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Science and Technology




Exploradio: Wearable robot is a bold step for Parker Hannifin
The Cleveland company's first step into the biomedical market offers increased mobility for spinal cord patients
by WKSU's JEFF ST. CLAIR
This story is part of a special series.


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Jeff St. Clair
 
Ryan Farris is lead engineer in Parker-Hannifin's Indego Exoskeleton project. It's a wearable robot (sitting on the counter) that allows paralyzed people to get up and walk. The device is Parker's first step in the field of human motion and control.
Courtesy of Jeff St.clair
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A Cleveland-based company better known for making hydraulic hoses and fittings is now entering the biomedical field. Parker Hannifin is actually the world’s leading manufacturer in what it calls ‘motion and control’ technology, with $13 Billion in world-wide sales. 

In this week’s Exploradio, WKSU’s Jeff St.Clair explores Parker’s foray into human motion and control that's helping paralyzed people regain mobility.

 

Exploradio: Parker-Hannifin's wearable robot

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The next step in motion and control
Clevelander Arthur Parker began making high pressure connectors for cars and planes in 1918.  Charles Lindbergh specified Parker fittings for his cross Atlantic trip.  In 1957, Parker Appliance merged with valve maker Hannifin Corporation to become Parker-Hannifin.  Today, with 142 divisions in 46 countries, Parker is involved in anything that moves or controls motion, from aerospace to air-conditioners. 

And now, Ryan Farris, fresh out of Vanderbilt University's Center for Intelligent Mechatronics, is lead engineer of Parker’s new human motion and control unit. Parker is partnering with Vanderbilt, where Farris co-invented what was originally called a powered exoskeleton. He offers to demonstrate how the newly dubbed Indego allows a paralyzed person walk again.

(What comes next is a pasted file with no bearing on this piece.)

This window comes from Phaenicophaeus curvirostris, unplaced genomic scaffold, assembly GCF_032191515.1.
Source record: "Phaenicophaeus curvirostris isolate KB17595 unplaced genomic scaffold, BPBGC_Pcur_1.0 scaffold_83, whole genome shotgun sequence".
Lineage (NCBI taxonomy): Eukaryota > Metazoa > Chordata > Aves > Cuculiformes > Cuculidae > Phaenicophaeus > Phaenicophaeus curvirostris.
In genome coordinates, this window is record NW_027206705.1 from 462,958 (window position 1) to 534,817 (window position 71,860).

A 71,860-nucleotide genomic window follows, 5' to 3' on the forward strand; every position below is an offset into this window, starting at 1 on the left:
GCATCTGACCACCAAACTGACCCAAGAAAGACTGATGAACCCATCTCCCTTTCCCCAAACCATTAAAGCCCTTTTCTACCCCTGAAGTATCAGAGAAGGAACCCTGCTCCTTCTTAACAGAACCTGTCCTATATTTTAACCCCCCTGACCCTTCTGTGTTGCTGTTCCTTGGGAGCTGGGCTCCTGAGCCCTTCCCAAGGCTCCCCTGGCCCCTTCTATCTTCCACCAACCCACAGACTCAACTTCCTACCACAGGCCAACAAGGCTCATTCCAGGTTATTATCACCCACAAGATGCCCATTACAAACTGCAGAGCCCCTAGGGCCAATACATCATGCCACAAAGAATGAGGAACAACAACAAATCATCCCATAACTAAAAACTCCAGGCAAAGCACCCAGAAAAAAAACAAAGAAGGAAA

Walking with robots 
Farris was the original test pilot for the wearable robot. It takes just a few minutes for him to strap a frame around his hips and attach what look like high-tech football pads with sturdy hinges alongside his legs.  The whole package weighs 27 pounds. 

Farris says convenience is one of the selling points of the Indego, “A paraplegic will easily be able to take the device out a duffle bag on their wheelchair, and snap the parts together while they’re sitting in their own wheelchair, strapping on the device and then walking.”

Grabbing a pair of long crutches, Farris is ready to go. The machine whirs into action lifting Farris out of his chair.  He ambles across the lab with a methodical four-footed gait, “So long as I keep leaning forward, the device will move me forward.”

Farris says the experience for spinal cord patients is liberating, “they’re reluctant to give up the device at the end of the day.”

With an elegant half-step he comes to a halt.

Talking with robots 
The Indego works like a Segway, according to Farris, with accelerometers and gyroscopes, "and a host of other sensors to detect the user’s posture.”

Farris says the robot gives a gentle vibration when it senses the wearer wants to walk, sit, or stop. He says able bodied people have proprioceptive feedback that allows for the sensing of where the limbs are, "but individuals who suffer from spinal cord injuries don’t have that anymore, so you have to have to in essence not only replicate their motions, but replicate their senses.”

He says the Indego can be programmed for fully powered, or a partial-assist mode that provides therapy for stroke or MS patients.

“And as they get stronger, as they get more capable and are recovering, the support that the device provides is weaned off.  So  it requires them to try a little bit more, a little bit more each time.”   

The robot can even supply electrical impulses to stimulate the wearer’s muscles to walk on their own.

Walking with the competition
The Indego is Parker’s first foray into what group leader Achilles Dorotheou estimates is a $3.5 Billion wearable robot industry. 

“We are actually looking at other technologies in the prosthetics area, bionic ankles, and bionic knees.”

Parker is competing with two other companies who are already selling wearable robots in the European healthcare market.  Lockheed Martin’s human exoskeleton is also being tested by the U.S. military to allow soldiers hike farther with heavier packs.  Other devices are being developed to lessen the strain of heavy lifting for workers.

But engineer Ryan Farris is looking forward to learning how spinal cord patients adjust to increased mobility when Parker begins clinical trials this fall.  “I think we’re going to be amazed at what users of this device can do.  I think they’re going to teach us what the limits are of this technology.”

With 95 years’ experience making machines move, Cleveland’s Parker-Hannifin is stepping into the realm of human motion, and perhaps ushering in the era of wearable robots. 

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